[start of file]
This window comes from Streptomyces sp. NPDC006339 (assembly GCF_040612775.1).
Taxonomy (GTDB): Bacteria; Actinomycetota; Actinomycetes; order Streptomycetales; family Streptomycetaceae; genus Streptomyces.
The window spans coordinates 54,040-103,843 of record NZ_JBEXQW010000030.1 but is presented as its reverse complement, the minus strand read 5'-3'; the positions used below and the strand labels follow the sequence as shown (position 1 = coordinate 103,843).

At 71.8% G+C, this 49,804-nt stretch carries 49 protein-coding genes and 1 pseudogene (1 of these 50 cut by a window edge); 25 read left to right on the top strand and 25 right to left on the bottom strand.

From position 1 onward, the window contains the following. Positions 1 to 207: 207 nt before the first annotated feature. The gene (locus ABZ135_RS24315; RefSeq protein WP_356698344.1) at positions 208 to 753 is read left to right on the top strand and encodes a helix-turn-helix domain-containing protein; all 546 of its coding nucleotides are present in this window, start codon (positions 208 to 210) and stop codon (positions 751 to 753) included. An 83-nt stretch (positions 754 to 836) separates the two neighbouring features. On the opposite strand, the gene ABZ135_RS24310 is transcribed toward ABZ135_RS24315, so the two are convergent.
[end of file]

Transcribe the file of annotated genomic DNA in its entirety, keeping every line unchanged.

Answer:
This window comes from Streptomyces sp. NPDC006339 (assembly GCF_040612775.1).
Taxonomy (GTDB): Bacteria; Actinomycetota; Actinomycetes; order Streptomycetales; family Streptomycetaceae; genus Streptomyces.
The window spans coordinates 54,040-103,843 of record NZ_JBEXQW010000030.1 but is presented as its reverse complement, the minus strand read 5'-3'; the positions used below and the strand labels follow the sequence as shown (position 1 = coordinate 103,843).

At 71.8% G+C, this 49,804-nt stretch carries 49 protein-coding genes and 1 pseudogene (1 of these 50 cut by a window edge); 25 read left to right on the top strand and 25 right to left on the bottom strand.

From position 1 onward, the window contains the following. Positions 1 to 207: 207 nt before the first annotated feature. The gene (locus ABZ135_RS24315; RefSeq protein WP_356698344.1) at positions 208 to 753 is read left to right on the top strand and encodes a helix-turn-helix domain-containing protein; all 546 of its coding nucleotides are present in this window, start codon (positions 208 to 210) and stop codon (positions 751 to 753) included. An 83-nt stretch (positions 754 to 836) separates the two neighbouring features. On the opposite strand, the gene ABZ135_RS24310 is transcribed toward ABZ135_RS24315, so the two are convergent.